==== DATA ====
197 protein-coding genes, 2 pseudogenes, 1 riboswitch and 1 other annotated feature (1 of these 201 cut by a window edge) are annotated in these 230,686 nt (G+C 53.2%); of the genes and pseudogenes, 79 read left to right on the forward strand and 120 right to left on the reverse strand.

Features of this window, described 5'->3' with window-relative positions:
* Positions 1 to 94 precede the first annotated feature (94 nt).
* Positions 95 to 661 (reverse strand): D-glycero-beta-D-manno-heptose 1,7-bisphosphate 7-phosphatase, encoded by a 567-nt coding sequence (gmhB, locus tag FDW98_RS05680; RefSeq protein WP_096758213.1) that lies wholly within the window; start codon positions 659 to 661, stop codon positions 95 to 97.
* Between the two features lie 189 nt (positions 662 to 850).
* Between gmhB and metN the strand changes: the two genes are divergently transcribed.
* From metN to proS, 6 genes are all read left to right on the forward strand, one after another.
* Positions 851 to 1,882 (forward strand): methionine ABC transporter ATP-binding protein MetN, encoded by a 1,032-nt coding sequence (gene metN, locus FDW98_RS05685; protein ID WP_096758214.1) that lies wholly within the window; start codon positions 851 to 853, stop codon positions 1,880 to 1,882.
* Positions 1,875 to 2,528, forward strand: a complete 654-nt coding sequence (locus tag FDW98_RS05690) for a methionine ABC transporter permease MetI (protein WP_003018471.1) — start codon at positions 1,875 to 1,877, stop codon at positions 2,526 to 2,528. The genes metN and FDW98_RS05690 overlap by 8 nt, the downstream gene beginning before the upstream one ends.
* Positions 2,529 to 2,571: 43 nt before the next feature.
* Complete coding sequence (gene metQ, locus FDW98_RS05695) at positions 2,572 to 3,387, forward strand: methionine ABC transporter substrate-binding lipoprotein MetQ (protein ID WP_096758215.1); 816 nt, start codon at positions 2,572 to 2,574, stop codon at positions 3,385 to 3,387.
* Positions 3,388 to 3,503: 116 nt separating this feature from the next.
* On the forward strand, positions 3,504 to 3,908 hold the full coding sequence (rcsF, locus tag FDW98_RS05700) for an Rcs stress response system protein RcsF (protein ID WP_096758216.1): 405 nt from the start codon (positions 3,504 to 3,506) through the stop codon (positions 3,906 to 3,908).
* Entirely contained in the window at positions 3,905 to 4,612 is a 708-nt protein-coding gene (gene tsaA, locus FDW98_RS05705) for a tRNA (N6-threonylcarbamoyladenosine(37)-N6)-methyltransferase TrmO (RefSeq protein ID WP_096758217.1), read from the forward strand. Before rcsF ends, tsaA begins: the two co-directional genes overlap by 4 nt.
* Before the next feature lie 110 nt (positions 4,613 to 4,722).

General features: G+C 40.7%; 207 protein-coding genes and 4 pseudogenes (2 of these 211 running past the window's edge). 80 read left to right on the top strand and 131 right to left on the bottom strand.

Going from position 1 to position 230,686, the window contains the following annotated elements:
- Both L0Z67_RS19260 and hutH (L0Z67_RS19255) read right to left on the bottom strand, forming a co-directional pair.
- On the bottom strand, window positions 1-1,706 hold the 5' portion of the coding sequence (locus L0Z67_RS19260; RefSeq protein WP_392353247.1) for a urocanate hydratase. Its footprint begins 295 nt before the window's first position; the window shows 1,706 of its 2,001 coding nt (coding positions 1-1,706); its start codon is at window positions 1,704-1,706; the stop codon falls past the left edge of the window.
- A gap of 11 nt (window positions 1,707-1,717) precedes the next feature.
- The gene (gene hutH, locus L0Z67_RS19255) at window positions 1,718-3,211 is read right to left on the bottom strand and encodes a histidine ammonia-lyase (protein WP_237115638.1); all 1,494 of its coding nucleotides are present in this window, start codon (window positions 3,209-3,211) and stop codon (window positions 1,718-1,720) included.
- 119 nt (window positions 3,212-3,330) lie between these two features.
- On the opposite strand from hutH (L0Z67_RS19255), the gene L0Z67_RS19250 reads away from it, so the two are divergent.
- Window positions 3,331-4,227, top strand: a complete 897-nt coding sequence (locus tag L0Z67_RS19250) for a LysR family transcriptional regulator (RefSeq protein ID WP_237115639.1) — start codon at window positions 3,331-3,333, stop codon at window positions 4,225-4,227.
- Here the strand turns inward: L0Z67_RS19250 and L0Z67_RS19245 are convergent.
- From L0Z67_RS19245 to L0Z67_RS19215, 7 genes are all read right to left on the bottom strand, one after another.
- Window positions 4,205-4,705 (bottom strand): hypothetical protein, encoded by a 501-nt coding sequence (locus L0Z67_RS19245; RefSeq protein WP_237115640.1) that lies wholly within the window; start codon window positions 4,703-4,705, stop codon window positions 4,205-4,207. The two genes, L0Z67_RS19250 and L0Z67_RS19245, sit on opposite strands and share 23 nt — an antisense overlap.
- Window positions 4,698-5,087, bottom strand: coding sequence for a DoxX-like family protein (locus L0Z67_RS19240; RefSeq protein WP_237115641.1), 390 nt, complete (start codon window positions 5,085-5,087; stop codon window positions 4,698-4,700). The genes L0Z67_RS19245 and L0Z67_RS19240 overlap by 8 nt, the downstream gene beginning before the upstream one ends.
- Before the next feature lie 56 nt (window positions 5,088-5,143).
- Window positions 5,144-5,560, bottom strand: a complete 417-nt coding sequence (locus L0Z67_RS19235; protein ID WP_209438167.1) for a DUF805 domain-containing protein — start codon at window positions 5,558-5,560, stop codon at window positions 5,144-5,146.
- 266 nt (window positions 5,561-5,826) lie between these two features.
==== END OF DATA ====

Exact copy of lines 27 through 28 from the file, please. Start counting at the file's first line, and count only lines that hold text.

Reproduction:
- Window positions 4,205-4,705 (bottom strand): hypothetical protein, encoded by a 501-nt coding sequence (locus L0Z67_RS19245; RefSeq protein WP_237115640.1) that lies wholly within the window; start codon window positions 4,703-4,705, stop codon window positions 4,205-4,207. The two genes, L0Z67_RS19250 and L0Z67_RS19245, sit on opposite strands and share 23 nt — an antisense overlap.
- Window positions 4,698-5,087, bottom strand: coding sequence for a DoxX-like family protein (locus L0Z67_RS19240; RefSeq protein WP_237115641.1), 390 nt, complete (start codon window positions 5,085-5,087; stop codon window positions 4,698-4,700). The genes L0Z67_RS19245 and L0Z67_RS19240 overlap by 8 nt, the downstream gene beginning before the upstream one ends.